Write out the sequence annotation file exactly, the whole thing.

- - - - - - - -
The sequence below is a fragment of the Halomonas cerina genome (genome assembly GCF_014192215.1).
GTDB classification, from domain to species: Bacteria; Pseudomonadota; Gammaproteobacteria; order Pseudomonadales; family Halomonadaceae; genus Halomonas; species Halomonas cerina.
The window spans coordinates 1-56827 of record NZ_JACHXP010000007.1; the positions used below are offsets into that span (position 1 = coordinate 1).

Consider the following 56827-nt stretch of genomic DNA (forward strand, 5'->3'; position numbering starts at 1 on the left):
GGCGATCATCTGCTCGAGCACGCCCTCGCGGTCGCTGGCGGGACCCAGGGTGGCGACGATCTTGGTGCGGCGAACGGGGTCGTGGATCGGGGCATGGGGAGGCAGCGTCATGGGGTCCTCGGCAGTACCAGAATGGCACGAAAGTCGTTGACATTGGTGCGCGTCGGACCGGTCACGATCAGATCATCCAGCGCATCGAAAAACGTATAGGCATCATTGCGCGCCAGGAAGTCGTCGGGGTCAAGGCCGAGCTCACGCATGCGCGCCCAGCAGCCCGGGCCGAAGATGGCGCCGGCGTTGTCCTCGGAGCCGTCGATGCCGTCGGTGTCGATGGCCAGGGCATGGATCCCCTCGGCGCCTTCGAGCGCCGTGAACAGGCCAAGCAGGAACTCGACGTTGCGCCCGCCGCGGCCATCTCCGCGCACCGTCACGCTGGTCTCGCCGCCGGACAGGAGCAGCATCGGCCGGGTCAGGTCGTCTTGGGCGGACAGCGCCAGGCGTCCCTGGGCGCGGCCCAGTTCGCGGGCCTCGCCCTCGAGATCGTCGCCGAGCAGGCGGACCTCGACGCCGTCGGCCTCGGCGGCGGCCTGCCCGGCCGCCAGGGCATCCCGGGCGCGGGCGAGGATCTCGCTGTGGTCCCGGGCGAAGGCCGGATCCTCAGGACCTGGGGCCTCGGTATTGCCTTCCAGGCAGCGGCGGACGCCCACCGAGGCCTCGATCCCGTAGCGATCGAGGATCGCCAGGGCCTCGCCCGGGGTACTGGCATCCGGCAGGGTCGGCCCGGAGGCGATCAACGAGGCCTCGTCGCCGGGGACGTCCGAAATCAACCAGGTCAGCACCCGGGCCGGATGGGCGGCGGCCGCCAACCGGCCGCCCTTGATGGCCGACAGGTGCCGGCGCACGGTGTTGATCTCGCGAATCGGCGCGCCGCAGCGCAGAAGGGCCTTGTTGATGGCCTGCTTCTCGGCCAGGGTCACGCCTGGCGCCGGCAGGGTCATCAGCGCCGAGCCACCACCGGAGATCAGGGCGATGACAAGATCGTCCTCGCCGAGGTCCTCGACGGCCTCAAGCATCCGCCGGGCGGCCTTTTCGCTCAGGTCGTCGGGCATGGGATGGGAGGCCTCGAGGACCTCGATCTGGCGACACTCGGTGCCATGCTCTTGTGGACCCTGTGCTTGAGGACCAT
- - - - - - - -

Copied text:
The sequence below is a fragment of the Halomonas cerina genome (genome assembly GCF_014192215.1).
GTDB classification, from domain to species: Bacteria; Pseudomonadota; Gammaproteobacteria; order Pseudomonadales; family Halomonadaceae; genus Halomonas; species Halomonas cerina.
The window spans coordinates 1-56827 of record NZ_JACHXP010000007.1; the positions used below are offsets into that span (position 1 = coordinate 1).

Consider the following 56827-nt stretch of genomic DNA (forward strand, 5'->3'; position numbering starts at 1 on the left):
GGCGATCATCTGCTCGAGCACGCCCTCGCGGTCGCTGGCGGGACCCAGGGTGGCGACGATCTTGGTGCGGCGAACGGGGTCGTGGATCGGGGCATGGGGAGGCAGCGTCATGGGGTCCTCGGCAGTACCAGAATGGCACGAAAGTCGTTGACATTGGTGCGCGTCGGACCGGTCACGATCAGATCATCCAGCGCATCGAAAAACGTATAGGCATCATTGCGCGCCAGGAAGTCGTCGGGGTCAAGGCCGAGCTCACGCATGCGCGCCCAGCAGCCCGGGCCGAAGATGGCGCCGGCGTTGTCCTCGGAGCCGTCGATGCCGTCGGTGTCGATGGCCAGGGCATGGATCCCCTCGGCGCCTTCGAGCGCCGTGAACAGGCCAAGCAGGAACTCGACGTTGCGCCCGCCGCGGCCATCTCCGCGCACCGTCACGCTGGTCTCGCCGCCGGACAGGAGCAGCATCGGCCGGGTCAGGTCGTCTTGGGCGGACAGCGCCAGGCGTCCCTGGGCGCGGCCCAGTTCGCGGGCCTCGCCCTCGAGATCGTCGCCGAGCAGGCGGACCTCGACGCCGTCGGCCTCGGCGGCGGCCTGCCCGGCCGCCAGGGCATCCCGGGCGCGGGCGAGGATCTCGCTGTGGTCCCGGGCGAAGGCCGGATCCTCAGGACCTGGGGCCTCGGTATTGCCTTCCAGGCAGCGGCGGACGCCCACCGAGGCCTCGATCCCGTAGCGATCGAGGATCGCCAGGGCCTCGCCCGGGGTACTGGCATCCGGCAGGGTCGGCCCGGAGGCGATCAACGAGGCCTCGTCGCCGGGGACGTCCGAAATCAACCAGGTCAGCACCCGGGCCGGATGGGCGGCGGCCGCCAACCGGCCGCCCTTGATGGCCGACAGGTGCCGGCGCACGGTGTTGATCTCGCGAATCGGCGCGCCGCAGCGCAGAAGGGCCTTGTTGATGGCCTGCTTCTCGGCCAGGGTCACGCCTGGCGCCGGCAGGGTCATCAGCGCCGAGCCACCACCGGAGATCAGGGCGATGACAAGATCGTCCTCGCCGAGGTCCTCGACGGCCTCAAGCATCCGCCGGGCGGCCTTTTCGCTCAGGTCGTCGGGCATGGGATGGGAGGCCTCGAGGACCTCGATCTGGCGACACTCGGTGCCATGCTCTTGTGGACCCTGTGCTTGAGGACCAT